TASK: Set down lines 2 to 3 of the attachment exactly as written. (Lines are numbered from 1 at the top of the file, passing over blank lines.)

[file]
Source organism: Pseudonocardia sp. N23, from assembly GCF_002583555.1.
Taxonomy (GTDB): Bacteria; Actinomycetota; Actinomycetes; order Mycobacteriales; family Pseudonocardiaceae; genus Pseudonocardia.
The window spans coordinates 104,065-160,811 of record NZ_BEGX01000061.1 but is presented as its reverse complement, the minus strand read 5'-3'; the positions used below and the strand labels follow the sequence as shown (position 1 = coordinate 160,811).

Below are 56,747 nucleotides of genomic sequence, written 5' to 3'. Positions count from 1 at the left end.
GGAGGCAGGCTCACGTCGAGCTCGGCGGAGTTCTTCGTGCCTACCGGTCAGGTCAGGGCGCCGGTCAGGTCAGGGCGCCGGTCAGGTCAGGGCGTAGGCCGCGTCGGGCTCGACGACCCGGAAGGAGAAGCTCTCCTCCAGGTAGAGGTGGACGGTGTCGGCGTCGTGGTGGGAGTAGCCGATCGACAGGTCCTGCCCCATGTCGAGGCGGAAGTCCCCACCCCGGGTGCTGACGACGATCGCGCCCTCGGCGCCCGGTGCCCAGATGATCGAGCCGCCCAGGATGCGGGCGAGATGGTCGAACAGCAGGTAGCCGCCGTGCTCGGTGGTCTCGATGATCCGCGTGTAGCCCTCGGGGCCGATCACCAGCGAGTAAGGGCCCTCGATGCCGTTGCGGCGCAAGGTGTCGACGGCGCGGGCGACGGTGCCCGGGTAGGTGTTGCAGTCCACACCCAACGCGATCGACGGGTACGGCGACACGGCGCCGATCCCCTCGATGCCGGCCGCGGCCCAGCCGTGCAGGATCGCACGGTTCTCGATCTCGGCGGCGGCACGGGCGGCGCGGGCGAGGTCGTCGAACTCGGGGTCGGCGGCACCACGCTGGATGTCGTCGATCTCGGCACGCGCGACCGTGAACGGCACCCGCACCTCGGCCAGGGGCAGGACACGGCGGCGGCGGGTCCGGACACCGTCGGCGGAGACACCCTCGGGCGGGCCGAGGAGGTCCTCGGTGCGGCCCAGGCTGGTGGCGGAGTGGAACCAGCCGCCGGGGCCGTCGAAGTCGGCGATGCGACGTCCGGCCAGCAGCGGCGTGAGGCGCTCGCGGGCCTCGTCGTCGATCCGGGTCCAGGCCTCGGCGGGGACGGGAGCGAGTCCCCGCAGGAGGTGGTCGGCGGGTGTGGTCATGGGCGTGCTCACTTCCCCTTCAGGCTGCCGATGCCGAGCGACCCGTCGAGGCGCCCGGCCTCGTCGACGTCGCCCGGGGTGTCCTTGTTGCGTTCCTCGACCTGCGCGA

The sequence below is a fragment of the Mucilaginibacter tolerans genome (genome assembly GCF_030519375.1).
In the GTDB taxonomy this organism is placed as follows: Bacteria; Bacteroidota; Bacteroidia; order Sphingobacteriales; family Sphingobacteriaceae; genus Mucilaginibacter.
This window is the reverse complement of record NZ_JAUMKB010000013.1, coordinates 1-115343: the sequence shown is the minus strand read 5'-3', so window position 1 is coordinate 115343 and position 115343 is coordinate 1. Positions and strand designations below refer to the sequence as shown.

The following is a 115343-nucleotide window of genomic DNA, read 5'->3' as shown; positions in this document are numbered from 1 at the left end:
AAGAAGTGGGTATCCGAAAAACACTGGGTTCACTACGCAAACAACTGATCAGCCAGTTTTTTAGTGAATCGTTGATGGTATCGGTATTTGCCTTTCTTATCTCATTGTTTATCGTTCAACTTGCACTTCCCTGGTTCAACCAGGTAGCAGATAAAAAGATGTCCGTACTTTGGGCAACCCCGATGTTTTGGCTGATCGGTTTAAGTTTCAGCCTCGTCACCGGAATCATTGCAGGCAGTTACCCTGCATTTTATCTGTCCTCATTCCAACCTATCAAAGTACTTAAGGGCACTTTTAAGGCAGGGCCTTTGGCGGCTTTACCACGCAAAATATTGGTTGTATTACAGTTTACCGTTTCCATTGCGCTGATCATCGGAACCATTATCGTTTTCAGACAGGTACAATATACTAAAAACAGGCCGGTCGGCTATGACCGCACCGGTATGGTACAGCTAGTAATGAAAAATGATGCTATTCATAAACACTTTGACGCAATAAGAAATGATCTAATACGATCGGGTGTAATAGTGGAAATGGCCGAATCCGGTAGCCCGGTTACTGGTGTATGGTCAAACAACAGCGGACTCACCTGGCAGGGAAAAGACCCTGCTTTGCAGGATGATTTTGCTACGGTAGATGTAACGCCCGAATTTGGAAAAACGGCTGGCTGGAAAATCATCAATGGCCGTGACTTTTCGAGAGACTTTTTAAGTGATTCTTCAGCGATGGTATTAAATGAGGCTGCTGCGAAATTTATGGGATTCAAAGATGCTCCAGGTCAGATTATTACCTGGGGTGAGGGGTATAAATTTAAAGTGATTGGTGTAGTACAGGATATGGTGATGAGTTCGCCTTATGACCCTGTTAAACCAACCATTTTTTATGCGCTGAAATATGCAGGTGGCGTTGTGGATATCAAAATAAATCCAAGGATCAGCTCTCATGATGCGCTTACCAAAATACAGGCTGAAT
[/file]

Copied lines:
Taxonomy (GTDB): Bacteria; Actinomycetota; Actinomycetes; order Mycobacteriales; family Pseudonocardiaceae; genus Pseudonocardia.
The window spans coordinates 104,065-160,811 of record NZ_BEGX01000061.1 but is presented as its reverse complement, the minus strand read 5'-3'; the positions used below and the strand labels follow the sequence as shown (position 1 = coordinate 160,811).